The premium-feeling steering wheel also has no column reach-adjustment, and coupled with the large bump of plastic that sits beneath said column, yields restricted legroom for a taller driver.

Cabin storage up front is decent, with a nice cubby ahead of the passenger, and good door pockets, though that flimsy dual-section centre console lets the team down.

Jump in the back (via the flimsy plastic rear door handles) and you first notice the excellent headroom. Legroom and knee-room is also fine, though the seat backs themselves are non-adjustable and the bases are short and flat.

Passengers in the back get hard plastic seat-backing greeting their knees, no map pockets, small door pockets, no vents and very little outward visibility thanks to the small rear-side window and fat D-pillar. The vinyl headrests are hard on the head, and offer little support.

Cargo capacity is a competitive 458 litres, expanding to 1269L with the 60:40 rear seats folded. This is decent, especially considering you also get a full-sized spare. The space itself is shallow, but has a very large surface area.

There’s no 12V socket back there, no way to drop the rear seats from the cargo area (you have to do this via a fabric pull-tab mounted at the base of the seats) and the plastics that line the tailgate likewise felt cheap.

Under the bonnet of our 1437kg (gross weight) test car was a 2.0-litre naturally-aspirated petrol engine producing 115kW of power at 6300rpm and 190Nm of torque at 5100rpm, sending power to the front wheels via (in this case) a CVT automatic transmission. Higher-grade Compass models use a conventional six-speed auto instead.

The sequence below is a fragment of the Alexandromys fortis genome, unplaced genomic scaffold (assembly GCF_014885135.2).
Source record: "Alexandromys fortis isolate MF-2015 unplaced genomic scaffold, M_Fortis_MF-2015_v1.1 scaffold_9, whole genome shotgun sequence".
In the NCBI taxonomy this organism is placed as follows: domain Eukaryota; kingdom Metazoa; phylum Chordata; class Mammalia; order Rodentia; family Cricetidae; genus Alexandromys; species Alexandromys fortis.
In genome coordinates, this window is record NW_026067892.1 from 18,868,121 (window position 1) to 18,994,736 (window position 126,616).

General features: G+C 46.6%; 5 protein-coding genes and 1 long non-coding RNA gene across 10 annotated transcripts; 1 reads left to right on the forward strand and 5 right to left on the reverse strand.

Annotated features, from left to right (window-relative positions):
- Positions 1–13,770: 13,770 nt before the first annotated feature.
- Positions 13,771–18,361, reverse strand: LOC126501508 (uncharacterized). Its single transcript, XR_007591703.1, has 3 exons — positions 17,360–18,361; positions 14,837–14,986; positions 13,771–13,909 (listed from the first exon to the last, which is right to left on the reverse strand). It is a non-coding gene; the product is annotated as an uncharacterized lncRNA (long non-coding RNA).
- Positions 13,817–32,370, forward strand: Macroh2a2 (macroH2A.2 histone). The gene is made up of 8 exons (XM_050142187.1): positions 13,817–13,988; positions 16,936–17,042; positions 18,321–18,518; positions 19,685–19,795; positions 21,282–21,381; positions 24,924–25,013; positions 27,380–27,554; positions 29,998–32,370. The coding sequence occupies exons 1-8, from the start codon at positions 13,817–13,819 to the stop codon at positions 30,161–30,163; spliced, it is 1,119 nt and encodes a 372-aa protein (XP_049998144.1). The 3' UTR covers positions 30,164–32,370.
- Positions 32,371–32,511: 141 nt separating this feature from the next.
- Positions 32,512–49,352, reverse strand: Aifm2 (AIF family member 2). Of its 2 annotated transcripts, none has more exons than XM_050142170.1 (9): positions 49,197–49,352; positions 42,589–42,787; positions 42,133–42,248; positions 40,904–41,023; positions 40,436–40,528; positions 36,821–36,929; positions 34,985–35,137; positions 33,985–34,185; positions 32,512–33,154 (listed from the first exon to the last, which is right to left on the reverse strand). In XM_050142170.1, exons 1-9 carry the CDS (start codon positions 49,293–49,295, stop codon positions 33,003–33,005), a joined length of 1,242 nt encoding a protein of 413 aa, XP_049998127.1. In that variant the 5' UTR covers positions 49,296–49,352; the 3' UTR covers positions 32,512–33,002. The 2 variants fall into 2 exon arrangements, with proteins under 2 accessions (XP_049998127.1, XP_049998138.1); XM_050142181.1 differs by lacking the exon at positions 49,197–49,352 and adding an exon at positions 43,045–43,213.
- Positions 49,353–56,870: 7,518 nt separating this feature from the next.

At lower speeds around town it lacks responsiveness, though with a light foot you could match the fuel economy claim of just over 8.0L/100km. That said, over our mixed urban/highway loop under routine driving, we managed 10.6L/100km.

A small sideline — the fuel filler cap has to be opened with a key. That’s a bit old school.

As its figures suggest, the engine requires a few revs to squeeze the best out of it as you whirr towards highway pace, which is always going to dent refinement. The doughy throttle, lack of low-end torque and droning ratio-less CVT make progress stately at best. There's also too much wind roar through the A-pillars.

The hydraulic (not electric) power steering is weighty at low speeds, which we like but you might not. The 10.8m turning circle is acceptable, though the lack of sensors and the fat pillars makes parking a little tougher than some.

The Compass has all-round independent suspension (MacPherson struts at the the front and a multi-link arrangement at the rear). It soaks up low speed nasties such as cobblestones well enough, though it has a propensity to feel fidgety over B-roads.

By this we mean it amplifies road imperfections more than some, causing occupants to feel constantly unsettled. Better-riding options have the effect of ironing out these niggles, and are more comfortable to occupy because of it.

All compass models come with a three-year/100km warranty and three years of roadside assist. Service intervals are 12,000km, and Jeep is one of a shrinking number of mainstream brands without a capped-price servicing scheme in place.

The unfortunate reality is the Compass feels its age. It’s outclassed in most departments, including by other Jeep models. Come 2016, a brand new Jeep small SUV will be available to replace both this car and the Patriot. That car will sit between the Renegade and Cherokee.

Based on Jeep’s current form with the Cherokee and Grand Cherokee, it should be a worthy offering.

But what we have now, the Compass, is not. Our suggestion? Look elsewhere.